Technology changes with time, but the fundamentals and recipes in photography remains. This article was first published in 2009, revised in 2018
“Single light source creates highlight and shadow on whatever it hits!” – Steven Yee
This is probably one of the most difficult topic which I am writing here; single light photography. If one searches the internet for “single light photography”, one will usually find many URL links that lead to single light studio photography using a single studio flash strobe. Single light photography creates some of the most stunning images ever. As it creates highlight and shadow on whatever it hits, it evokes a sense of mood as well as mystery in some cases.
As a photography instructor myself, I understand that not every amateur photographer owns a studio flash strobe. However, we do experience single light source in our daily life. I thought: How about single light photography using a concentrated available light source?
As we walk in the garden, a ray of light may penetrate the dense leaves of the trees and fall onto a branch to light up a single flower. The strong morning sun pierces through a small opening and lights up a small area of the fence. The window light shines onto a person’s face and brings about shadow and highlight. These are just some examples on single light sources which we can encounter in our daily life.
The next thing to talk about is how to get it done.
- In Program (P), Aperture Priority (A), Shutter Speed Priority (S) or Manual mode (M)?
- Fast or slow shutter speed?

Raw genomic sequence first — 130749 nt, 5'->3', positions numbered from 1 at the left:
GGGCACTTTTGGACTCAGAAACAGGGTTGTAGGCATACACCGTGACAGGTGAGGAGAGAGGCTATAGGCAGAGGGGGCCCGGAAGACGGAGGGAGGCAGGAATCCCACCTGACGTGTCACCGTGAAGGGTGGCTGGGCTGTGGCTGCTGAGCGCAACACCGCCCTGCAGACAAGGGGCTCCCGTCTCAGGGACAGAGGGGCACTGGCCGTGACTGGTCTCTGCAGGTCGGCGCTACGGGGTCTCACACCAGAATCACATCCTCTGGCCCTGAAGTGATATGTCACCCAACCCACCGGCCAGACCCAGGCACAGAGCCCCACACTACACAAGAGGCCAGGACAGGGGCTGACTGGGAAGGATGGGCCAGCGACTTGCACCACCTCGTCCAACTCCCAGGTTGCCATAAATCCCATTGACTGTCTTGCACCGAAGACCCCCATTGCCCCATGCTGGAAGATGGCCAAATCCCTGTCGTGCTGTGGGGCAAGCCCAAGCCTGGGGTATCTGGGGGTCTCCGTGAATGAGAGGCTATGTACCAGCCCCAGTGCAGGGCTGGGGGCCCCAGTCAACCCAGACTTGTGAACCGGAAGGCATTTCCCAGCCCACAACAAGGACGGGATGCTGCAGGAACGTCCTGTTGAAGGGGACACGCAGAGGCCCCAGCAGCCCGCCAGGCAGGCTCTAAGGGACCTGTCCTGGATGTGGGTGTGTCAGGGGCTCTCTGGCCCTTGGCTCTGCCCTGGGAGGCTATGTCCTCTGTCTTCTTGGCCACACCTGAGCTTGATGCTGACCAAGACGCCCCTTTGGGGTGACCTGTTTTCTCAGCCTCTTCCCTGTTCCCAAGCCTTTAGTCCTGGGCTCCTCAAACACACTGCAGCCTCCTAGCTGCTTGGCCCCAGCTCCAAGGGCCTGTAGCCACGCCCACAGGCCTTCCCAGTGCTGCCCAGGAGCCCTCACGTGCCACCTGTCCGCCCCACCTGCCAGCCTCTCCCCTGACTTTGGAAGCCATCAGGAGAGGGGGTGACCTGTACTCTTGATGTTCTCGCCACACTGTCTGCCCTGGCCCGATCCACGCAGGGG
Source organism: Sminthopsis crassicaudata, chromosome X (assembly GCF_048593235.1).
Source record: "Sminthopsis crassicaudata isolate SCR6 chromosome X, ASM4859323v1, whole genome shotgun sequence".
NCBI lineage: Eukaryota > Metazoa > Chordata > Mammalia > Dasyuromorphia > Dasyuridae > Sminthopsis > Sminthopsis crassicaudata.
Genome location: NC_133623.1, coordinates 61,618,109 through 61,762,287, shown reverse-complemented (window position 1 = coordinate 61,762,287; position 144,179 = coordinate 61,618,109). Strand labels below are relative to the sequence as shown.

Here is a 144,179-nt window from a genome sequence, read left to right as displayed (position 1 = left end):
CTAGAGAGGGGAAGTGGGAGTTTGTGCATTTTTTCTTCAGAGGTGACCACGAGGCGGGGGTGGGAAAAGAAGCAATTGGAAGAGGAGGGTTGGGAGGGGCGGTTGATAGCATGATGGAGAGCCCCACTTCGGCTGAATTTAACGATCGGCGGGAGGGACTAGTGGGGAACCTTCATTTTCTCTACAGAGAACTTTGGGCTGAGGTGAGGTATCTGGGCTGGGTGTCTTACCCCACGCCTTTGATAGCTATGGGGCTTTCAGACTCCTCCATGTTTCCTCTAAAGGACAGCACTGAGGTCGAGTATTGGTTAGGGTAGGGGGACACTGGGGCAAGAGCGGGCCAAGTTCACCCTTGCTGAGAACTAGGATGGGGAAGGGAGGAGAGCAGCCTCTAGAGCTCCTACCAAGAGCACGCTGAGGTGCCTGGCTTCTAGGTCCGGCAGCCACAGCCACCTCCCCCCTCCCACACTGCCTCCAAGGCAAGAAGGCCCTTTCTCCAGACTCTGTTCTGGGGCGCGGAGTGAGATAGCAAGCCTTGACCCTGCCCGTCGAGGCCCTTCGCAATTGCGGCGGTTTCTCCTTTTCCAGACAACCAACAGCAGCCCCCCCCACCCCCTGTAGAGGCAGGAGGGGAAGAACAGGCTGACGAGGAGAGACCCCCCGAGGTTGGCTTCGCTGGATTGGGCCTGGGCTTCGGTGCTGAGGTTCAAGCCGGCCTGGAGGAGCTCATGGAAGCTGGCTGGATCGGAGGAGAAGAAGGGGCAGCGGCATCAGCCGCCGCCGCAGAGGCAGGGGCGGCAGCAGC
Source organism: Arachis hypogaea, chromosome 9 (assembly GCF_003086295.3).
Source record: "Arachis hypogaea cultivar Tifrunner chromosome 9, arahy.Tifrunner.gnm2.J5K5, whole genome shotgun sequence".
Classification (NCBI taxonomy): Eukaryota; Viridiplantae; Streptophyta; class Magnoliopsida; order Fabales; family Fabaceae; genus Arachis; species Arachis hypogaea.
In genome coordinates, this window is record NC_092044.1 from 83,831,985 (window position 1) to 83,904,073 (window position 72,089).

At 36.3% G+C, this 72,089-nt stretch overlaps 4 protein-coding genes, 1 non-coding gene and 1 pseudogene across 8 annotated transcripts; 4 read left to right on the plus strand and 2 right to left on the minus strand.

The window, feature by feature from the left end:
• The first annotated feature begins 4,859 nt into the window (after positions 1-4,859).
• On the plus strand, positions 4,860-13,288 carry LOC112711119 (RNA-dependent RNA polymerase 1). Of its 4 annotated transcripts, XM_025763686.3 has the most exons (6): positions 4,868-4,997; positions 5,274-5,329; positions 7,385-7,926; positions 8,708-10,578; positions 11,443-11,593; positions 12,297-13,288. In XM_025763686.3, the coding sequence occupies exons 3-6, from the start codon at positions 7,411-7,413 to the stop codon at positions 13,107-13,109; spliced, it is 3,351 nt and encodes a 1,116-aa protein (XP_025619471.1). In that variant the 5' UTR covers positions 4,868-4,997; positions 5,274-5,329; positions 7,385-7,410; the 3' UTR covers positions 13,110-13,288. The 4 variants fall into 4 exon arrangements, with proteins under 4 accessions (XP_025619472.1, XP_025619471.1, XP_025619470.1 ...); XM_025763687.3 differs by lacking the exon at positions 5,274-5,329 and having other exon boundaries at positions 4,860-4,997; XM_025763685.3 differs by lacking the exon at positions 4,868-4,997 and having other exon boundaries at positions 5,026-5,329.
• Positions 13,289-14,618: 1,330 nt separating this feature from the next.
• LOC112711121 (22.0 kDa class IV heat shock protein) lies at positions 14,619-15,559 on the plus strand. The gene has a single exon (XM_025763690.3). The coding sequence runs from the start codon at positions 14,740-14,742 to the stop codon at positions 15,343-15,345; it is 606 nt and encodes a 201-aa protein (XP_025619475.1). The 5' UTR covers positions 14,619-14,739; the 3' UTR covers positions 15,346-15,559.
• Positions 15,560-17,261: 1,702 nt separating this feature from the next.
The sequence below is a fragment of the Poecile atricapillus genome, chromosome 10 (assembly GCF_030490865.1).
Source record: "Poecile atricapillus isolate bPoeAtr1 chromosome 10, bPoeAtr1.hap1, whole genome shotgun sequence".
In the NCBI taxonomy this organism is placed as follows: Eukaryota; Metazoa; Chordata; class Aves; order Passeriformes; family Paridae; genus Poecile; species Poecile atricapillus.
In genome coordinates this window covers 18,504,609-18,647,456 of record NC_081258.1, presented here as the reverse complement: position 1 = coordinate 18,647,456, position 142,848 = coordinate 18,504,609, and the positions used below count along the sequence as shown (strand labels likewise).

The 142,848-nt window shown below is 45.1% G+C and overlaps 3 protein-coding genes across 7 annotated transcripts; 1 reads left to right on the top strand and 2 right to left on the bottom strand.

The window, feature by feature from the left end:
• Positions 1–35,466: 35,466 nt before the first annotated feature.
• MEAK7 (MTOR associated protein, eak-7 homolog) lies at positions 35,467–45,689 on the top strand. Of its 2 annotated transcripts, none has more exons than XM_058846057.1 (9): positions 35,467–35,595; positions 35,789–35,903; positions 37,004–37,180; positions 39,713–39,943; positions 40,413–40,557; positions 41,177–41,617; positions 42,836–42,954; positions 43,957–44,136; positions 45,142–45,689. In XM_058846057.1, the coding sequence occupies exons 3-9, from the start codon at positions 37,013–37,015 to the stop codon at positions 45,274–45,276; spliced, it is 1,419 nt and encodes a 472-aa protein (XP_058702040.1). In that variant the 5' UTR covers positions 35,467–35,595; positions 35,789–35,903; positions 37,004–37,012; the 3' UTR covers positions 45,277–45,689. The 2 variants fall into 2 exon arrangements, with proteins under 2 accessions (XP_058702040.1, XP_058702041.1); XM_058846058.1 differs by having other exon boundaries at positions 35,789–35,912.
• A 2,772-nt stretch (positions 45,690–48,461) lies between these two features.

- High or low ISO?
- Big or small aperture
These might be the questions that linger in your mind as you prepare yourself for the shot. For a start, by asking yourself is your subject static or moving? Next, whether you are shooting with or without a stable tripod in the case of photographing a static subject. Do you want a big or small depth of field? How is the lighting condition, sunny or low light? Would you prefer your image to have less noise?
For static subjects, any shutter speed will get the job done if you have a tripod. You can use a low ISO, set your exposure mode to either P,A,S,M mode, with P being the more convenient option. If the tripod is not available, use a higher ISO. The hint is that it is better to have noise than camera shake. For many beginners, the main problem would probably be camera shake due to shutter speed slower than 1/(focal length) of a second. It is strongly not advisable to use S mode set to a very fast shutter speed beyond the limitation of aperture and ISO range, as this will result in under-exposure.
In the event of a non-stationery (moving) subject, you may have to set a higher ISO and use a bigger aperture to get a shutter speed fast enough, ideally at least 1/125s, to freeze the motion.
For taking exposure reading for single light source, professionals may suggest the use of spot metering. However, using the spot metering mode may not be an easy task as many photographers find it hard to determine which the middle tone is. An easier approach is to use centre weighted metering and then under expose the image by a stop or two. Some examples are shown in some images featured in this article.
Some tips as below:
- There should be a main subject
- Appreciate how the single light source result in the subject being side lit, back lit, top lit as well as from the various angles, thus creating shadow and highlight areas
- Be careful not to overexpose and result in hotspot in the image
- To appreciate the shadow and highlight thus created by the single light source, it is advisable to switch off the Active D-Lighting/Light Optimizer
- You are likely to do some exposure compensation on the negative side (Minus EV Value, that +/- button on your camera)
With the above tips in mind as well as the case studies below, enjoy yourself in exploring single light photography.
Footnote: Exposure Modes
- P mode – Program Mode
- A mode – Aperture Priority Mode
- S mode – Shutter Speed Priority Mode
- M mode – Manual Mode